The presentation by an appointee of his letter of conditional appointment, with a request for physical examination, or the presentation by a prospective appointee of a letter signed by a Member of Congress stating that the bearer is a candidate for cadet appointment and requesting that he be physically examined, will be sufficient authority for an Army surgeon at any military post to make the desired physical examination. Upon completion of this examination, the Army surgeon will inform the candidate of the result, and in case a disability be found, whether such disability is believed to be permanent and disqualifying for military service, or whether it is believed to be of a temporary or curable nature. The examination is to be regarded as preliminary only and in no manner to affect the decision of the regular medical examining board.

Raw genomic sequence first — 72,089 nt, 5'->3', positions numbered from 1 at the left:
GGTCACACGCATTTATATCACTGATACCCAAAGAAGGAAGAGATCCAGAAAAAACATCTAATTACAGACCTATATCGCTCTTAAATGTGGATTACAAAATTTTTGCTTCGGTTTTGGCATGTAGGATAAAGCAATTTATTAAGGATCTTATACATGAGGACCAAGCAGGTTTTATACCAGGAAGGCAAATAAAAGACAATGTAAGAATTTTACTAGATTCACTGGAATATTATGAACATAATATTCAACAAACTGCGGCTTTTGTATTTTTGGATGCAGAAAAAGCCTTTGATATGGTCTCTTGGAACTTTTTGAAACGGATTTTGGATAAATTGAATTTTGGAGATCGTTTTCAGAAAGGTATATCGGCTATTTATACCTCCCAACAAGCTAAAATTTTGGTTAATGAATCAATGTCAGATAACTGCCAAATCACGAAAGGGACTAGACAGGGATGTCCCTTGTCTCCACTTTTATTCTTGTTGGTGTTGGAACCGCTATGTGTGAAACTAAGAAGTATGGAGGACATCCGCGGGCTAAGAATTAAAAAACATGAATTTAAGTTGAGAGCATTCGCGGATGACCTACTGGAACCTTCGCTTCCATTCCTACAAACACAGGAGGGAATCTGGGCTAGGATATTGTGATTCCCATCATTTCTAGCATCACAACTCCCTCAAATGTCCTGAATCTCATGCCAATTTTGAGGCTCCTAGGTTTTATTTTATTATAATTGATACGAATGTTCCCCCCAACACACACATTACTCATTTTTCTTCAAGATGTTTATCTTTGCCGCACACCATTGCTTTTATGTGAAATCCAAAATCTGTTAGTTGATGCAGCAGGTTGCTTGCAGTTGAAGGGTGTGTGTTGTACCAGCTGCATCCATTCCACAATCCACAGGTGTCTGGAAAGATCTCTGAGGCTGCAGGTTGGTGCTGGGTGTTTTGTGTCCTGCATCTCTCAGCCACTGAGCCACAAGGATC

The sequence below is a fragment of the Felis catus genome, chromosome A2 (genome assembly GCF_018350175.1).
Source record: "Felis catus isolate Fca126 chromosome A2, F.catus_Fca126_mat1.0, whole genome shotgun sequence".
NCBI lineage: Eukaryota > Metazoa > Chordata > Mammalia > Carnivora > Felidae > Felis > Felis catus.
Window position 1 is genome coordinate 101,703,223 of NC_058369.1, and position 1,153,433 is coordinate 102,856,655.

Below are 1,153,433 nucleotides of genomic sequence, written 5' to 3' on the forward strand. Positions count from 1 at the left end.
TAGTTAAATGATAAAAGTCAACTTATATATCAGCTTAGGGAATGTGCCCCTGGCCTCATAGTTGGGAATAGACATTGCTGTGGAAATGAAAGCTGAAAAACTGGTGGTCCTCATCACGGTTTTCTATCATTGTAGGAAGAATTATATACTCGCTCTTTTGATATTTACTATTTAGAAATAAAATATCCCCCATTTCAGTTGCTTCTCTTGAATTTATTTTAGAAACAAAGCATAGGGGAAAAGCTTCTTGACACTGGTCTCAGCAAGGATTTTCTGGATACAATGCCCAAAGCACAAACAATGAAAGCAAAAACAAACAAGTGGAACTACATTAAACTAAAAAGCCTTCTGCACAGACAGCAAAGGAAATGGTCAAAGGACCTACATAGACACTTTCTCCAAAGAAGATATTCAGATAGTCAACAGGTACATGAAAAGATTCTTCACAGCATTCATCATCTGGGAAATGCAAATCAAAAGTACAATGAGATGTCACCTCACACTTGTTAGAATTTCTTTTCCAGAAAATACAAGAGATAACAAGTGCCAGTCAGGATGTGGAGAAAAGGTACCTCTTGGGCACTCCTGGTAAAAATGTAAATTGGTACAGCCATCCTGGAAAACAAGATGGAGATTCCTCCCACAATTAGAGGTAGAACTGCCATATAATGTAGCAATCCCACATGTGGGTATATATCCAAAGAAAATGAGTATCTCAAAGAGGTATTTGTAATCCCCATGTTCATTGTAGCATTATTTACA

REGULAR PHYSICAL EXAMINATION 42. The physical examination of a candidate begins after the conclusion of his last mental examination, and is continued daily until completed, but those candidates who upon reporting at the place of examination present evidence that they have been excused from the mental examination under the provisions of the certificate privilege, or as the result of having qualified mentally at a previous examination, are usually examined physically as soon as possible after reporting and are not required to wait until the schedule of mental examinations has been completed.
43. a. Hearing must be normal (20/20) in each ear for the whispered voice. The following-named conditions are causes for rejection: The total loss of an ear, marked hypertrophy or atrophy, or disfiguring deformity of the organ;